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How did European farmers spread agriculture?

By analyzing ancient human remains, scientists have revealed that Stone Age farmers in Europe likely migrated from south to north.

By Jennifer WelshLiveScience / April 26, 2012

A French farmer displays wheat near his combine during summer harvest in Mons en Pevele, northern France. Young farmers make up a small proportion of EU farmers, but hope to have more of an impact in the future.

REUTERS/Pascal Rossignol

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An analysis of 5,000-year-old genetic material from preserved human remains found in Sweden suggests that people moving from southern to northern Europe spread agriculture across that continent long ago.

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In addition to agricultural know-how, the intrepid farmers brought their genes: They interbred with hunter-gatherer communities to create modern humans living in Europe today.

"Genetic variation of today's Europeans was strongly affected by immigrant Stone Age farmers, though a number of hunter-gatherer genes remain," study researcher Anders Götherström, of Uppsala University in Sweden, said in a statement.

The results of this study, to be published in the April 27 issue of the journal Science, match up well with previous archeological evidence of farming in Europe.

Stone Age bones

The researchers studied the remains from four humans, one found on an ancient farm in Gökhem parish, likely belonging to a member of the agricultural Funnel Beaker culture. Less than 250 miles away, a second set of remains from three humans were unearthed on the island of Gotland, from hunter-gatherers of the Pitted Ware culture.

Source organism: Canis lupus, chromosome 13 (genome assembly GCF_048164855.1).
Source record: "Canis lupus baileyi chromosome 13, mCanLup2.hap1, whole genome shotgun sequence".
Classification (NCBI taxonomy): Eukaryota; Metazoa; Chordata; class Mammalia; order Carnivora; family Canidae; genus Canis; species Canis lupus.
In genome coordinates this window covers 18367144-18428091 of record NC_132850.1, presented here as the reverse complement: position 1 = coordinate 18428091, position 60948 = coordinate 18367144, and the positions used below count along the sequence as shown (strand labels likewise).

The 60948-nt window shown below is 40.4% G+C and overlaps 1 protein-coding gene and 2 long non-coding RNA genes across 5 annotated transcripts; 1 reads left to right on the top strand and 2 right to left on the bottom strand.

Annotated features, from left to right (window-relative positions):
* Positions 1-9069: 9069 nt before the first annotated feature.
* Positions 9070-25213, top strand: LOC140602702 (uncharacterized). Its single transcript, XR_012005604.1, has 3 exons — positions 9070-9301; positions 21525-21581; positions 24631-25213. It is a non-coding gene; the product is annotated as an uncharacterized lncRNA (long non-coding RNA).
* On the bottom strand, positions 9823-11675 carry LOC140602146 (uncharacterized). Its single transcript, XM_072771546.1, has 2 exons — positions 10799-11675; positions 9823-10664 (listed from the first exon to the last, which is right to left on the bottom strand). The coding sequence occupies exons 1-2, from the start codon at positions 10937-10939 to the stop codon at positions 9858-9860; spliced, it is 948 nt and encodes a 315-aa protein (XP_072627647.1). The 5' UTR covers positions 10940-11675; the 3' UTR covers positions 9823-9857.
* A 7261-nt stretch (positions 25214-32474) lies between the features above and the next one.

"We know that the hunter-gatherer remains were buried in flatbed grave sites, in stark contrast to the megalithic sites that the farmers built," said study researcher Mattias Jakobsson, also from Uppsala University. "The farmer we analyzed was buried under such a megalith, and that's just one difference that helps distinguish the two cultures."

Researchers already knew a fair bit about these different cultures and the excavated remains, though nobody had looked at their genetics. In the new study, the team analyzed the bones' genetic information to see how the humans differed from each other genetically as well as from other modern humans.

European genetics

The group analyzed thousands of genetic markers from each Stone Age individual. The genetics of the hunter-gatherer sample looked similar to that of modern northern Europeans (from countries like Finland), while the genes isolated from the Stone Age farmer looked more like modern southern Europeans who live along the Mediterranean Sea.

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